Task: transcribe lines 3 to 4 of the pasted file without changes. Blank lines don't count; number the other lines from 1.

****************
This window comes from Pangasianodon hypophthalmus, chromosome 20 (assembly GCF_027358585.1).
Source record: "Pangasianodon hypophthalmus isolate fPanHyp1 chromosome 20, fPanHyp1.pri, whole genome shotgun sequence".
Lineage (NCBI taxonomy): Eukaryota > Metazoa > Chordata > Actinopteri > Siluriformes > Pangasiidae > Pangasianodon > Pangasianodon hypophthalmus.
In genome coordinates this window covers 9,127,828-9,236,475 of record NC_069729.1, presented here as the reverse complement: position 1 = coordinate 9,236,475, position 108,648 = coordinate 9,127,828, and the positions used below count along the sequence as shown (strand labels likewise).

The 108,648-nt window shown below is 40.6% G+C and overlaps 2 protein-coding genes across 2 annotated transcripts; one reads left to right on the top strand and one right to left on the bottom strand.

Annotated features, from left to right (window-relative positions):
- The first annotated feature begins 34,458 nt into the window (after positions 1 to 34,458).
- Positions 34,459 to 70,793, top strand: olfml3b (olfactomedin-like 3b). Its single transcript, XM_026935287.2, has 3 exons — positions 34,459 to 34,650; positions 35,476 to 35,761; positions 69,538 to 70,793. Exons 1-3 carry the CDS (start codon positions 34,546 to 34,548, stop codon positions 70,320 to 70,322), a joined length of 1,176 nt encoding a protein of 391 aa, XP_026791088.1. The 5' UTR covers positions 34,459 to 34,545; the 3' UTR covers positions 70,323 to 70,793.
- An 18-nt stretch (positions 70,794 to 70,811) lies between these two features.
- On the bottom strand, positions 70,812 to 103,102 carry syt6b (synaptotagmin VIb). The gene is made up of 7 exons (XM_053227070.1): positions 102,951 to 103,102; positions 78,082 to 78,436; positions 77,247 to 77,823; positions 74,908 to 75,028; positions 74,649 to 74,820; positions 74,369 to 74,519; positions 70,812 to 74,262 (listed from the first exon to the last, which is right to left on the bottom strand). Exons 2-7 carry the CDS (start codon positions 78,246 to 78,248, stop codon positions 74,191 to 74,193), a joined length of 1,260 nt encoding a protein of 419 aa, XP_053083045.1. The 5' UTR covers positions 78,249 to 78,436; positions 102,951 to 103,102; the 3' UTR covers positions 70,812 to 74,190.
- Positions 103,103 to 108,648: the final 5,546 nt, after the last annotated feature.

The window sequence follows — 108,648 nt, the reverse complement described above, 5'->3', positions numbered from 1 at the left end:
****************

Lineage (NCBI taxonomy): Eukaryota > Metazoa > Chordata > Actinopteri > Siluriformes > Pangasiidae > Pangasianodon > Pangasianodon hypophthalmus.
In genome coordinates this window covers 9,127,828-9,236,475 of record NC_069729.1, presented here as the reverse complement: position 1 = coordinate 9,236,475, position 108,648 = coordinate 9,127,828, and the positions used below count along the sequence as shown (strand labels likewise).